MILADA BOLESLAV, Czech Republic - Skoda claims that its new Mlada Boleslav plant is the most integrated in the world. Five suppliers are integrated into the production process.
In addition, Skoda says it helped to put together 50 joint ventures for Czech firms and foreign partners.
Each shift at Mlada Boleslav has 420 Skoda workers and 80 employees of supplier companies.
Rockwell staff prepare the doors in one area. In another area a Siemens- Allibert joint venture assembles complete cockpit modules. The front-end module is pre-assembled by the German company Expert. Seats are made by Johnson Controls Inc., which set up a manufacturing facility on the site four years ago to supply the Felicia. Seating foam is supplied by Gumotex.
Czech labor costs are a tenth of German labor costs. Skoda wants more suppliers to come into the country, to lower their costs.
'For Skoda, the major item is materials,' says spokesman Milan Smutny. 'It represents 65 percent of our total costs.'
Sixty percent of Skoda's material inputs are supplied from companies in the Czech Republic. Twenty western companies have built greenfield plants nearby to supply Skoda.
The joint ventures encouraged by Skoda include Peguform Bohemia, which makes bumper moldings. It was formed by Germany's Peguform and the Czech company Plastimat.
When the painted body arrives at the assembly line, doors are removed for Rockwell to assemble nearby. The body can be raised and lowered as it moves along the assembly line. Skoda claims it was the first carmaker to end all over-head operations.
How it works
Mlada Boleslav uses a kanban automatic replacement system to ensure that parts bins by the assembly line are automatically refilled as parts are used. The kanban system is one of the lean manufacturing techniques introduced to Skoda by Rolf Zimmermann, board member for production and logistics.
'We also use the andon system and team working methods,' he says. The andon system of color-coded status boards ensures that faults are dealt with quickly. 'In Felicia assembly, where we have also introduced the techniques, a saving of 100 operators has been possible.'
The first module to be fitted to the body is the cockpit. It is followed by the powertrain and front end. Each module is delivered to the assembly line on a specially designed carrier.
When modules are delivered they become the responsibility of Skoda employees, who fit them to the body. The empty carrier returns to the first pre-assembly station of its module supplier company.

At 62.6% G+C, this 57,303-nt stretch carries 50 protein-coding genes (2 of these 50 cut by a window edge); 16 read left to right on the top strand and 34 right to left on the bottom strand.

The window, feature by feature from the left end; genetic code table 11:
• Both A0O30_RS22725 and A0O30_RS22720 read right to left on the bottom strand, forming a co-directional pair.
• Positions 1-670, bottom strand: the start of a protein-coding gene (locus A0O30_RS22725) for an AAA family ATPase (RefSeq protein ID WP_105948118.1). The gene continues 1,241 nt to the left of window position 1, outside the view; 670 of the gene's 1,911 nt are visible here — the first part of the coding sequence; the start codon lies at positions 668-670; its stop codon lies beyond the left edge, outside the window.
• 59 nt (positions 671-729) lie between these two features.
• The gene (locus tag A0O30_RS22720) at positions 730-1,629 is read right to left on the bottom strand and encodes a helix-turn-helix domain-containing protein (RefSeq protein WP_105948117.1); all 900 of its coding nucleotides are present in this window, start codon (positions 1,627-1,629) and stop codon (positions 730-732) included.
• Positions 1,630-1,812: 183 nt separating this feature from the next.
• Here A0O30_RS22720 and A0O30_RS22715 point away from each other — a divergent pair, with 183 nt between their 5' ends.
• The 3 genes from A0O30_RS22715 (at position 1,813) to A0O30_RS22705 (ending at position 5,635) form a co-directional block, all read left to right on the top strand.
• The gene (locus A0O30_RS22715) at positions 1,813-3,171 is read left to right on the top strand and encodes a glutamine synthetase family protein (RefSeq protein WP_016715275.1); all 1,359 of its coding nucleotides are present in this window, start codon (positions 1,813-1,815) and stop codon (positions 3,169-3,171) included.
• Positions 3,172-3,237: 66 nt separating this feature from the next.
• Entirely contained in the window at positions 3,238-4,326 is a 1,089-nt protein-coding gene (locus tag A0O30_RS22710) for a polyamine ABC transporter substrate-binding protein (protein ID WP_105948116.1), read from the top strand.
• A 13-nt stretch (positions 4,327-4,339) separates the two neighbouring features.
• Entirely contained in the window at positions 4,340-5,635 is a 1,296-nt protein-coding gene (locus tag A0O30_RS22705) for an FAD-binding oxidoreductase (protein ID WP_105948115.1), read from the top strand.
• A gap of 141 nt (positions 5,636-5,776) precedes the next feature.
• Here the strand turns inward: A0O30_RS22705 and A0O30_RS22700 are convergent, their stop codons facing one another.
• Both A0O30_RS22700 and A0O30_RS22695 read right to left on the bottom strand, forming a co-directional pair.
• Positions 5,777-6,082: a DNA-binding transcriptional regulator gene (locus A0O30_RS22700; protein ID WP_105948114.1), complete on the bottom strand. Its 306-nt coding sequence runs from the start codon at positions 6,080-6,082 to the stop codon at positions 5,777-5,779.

Modules are built on the carriers as they move through each stage of pre-assembly.
Suppliers must deliver the right module to the line at the right moment. Last-minute changes in the production mix are rare, says Milan Stanek, Zimmermann's second in command.
Between the paint shop and the start of the final assembly line is an automated store that can hold up to 190 cars. The original production sequence can be maintained even if defects are found in one body.
Skoda does not trust outsiders to assemble all modules. 'The rear axle and the engine are very critical modules so we decided to handle them ourselves,' says Stanek.
Volkswagen supplies the engines. Skoda finishes those that are not supplied complete. It assembles them with the front axle and the transmission to create the powertrain module.
When the powertrain module is fitted to the body, the car is automatically raised above head height. An operator on a raised platform, and another at floor level, maneouver the module into position and fix it. Few processes are automated other than parts handling.
Quality a concern
Quality is a major concern in Octavia production.
'We are implementing Volkswagen quality control systems and we are achieving VW quality standards,' says Zimmermann.
Every day at 7.30am, the supervisors of each segment of the assembly line meet with the managers of the body shop, the paint shop and the final assembly and trim line. They review quality problems from the previous day.
Supervisors of each of the five segments of the final assembly line and trim meet briefly every two hours. They discuss any stoppages and try to solve any problems.
The Octavia cost DM500 million ($295 million) to introduce. The major investments were in the assembly shop and paint shop. The DM130 million paint shop serves both the Felicia and the Octavia. It uses water-based paints. Skoda offers a three-year paint warranty and a 10-year corrosion warranty.
The body shop has been reorganized and extended. The Felicia and Octavia are built in the same plant but on separate lines.
The Octavia line is 15 percent automated, and the Felicia line is 80 percent automated. 'Our strategy is to use a manual solution wherever possible unless quality or productivity factors dictate otherwise,' says Zimmermann.
Skoda has imported 1,200 workers from Poland and Slovakia on short-term contracts, because the Czech Republic has a labor shortage.
Octavia production started last September. Between startup and the end of 1996, 1,200 cars were built. This year the plant has moved from two- to three-shift operation, and output is increasing to 400 cars a day. It is currently 300 units a day.
Demand for the new model is high. 'Delivery times on the Octavia run at four to seven months at the moment. As long as we can increase our output, the future is looking very good,' says Smutny.
In 1996 Skoda produced 263,193 vehicles, most of them Felicias. Skoda aims for 340,000 units this year, and for 500,000 in 2000.